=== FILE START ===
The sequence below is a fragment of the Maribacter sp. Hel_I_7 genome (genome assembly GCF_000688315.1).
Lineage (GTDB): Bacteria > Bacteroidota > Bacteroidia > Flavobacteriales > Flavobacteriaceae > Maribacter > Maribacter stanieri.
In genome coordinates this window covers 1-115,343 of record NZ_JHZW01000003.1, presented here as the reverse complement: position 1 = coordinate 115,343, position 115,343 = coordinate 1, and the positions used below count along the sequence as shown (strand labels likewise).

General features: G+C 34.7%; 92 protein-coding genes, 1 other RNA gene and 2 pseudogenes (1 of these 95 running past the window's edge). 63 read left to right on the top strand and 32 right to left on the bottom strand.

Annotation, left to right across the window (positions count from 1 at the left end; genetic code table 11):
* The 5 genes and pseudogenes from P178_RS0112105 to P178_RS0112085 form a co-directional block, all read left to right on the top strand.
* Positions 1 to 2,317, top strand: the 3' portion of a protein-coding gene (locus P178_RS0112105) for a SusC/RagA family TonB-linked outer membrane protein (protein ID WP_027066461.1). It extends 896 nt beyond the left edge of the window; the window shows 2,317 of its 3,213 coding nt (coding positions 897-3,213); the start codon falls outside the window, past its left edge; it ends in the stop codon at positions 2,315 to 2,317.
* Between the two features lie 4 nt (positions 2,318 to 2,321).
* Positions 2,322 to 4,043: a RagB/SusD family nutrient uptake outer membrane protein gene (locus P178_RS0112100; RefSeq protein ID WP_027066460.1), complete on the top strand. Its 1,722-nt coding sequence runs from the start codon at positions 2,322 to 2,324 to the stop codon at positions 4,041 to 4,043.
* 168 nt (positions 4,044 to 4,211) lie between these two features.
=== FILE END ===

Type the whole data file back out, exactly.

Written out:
The sequence below is a fragment of the Maribacter sp. Hel_I_7 genome (genome assembly GCF_000688315.1).
Lineage (GTDB): Bacteria > Bacteroidota > Bacteroidia > Flavobacteriales > Flavobacteriaceae > Maribacter > Maribacter stanieri.
In genome coordinates this window covers 1-115,343 of record NZ_JHZW01000003.1, presented here as the reverse complement: position 1 = coordinate 115,343, position 115,343 = coordinate 1, and the positions used below count along the sequence as shown (strand labels likewise).

General features: G+C 34.7%; 92 protein-coding genes, 1 other RNA gene and 2 pseudogenes (1 of these 95 running past the window's edge). 63 read left to right on the top strand and 32 right to left on the bottom strand.

Annotation, left to right across the window (positions count from 1 at the left end; genetic code table 11):
* The 5 genes and pseudogenes from P178_RS0112105 to P178_RS0112085 form a co-directional block, all read left to right on the top strand.
* Positions 1 to 2,317, top strand: the 3' portion of a protein-coding gene (locus P178_RS0112105) for a SusC/RagA family TonB-linked outer membrane protein (protein ID WP_027066461.1). It extends 896 nt beyond the left edge of the window; the window shows 2,317 of its 3,213 coding nt (coding positions 897-3,213); the start codon falls outside the window, past its left edge; it ends in the stop codon at positions 2,315 to 2,317.
* Between the two features lie 4 nt (positions 2,318 to 2,321).
* Positions 2,322 to 4,043: a RagB/SusD family nutrient uptake outer membrane protein gene (locus P178_RS0112100; RefSeq protein ID WP_027066460.1), complete on the top strand. Its 1,722-nt coding sequence runs from the start codon at positions 2,322 to 2,324 to the stop codon at positions 4,041 to 4,043.
* 168 nt (positions 4,044 to 4,211) lie between these two features.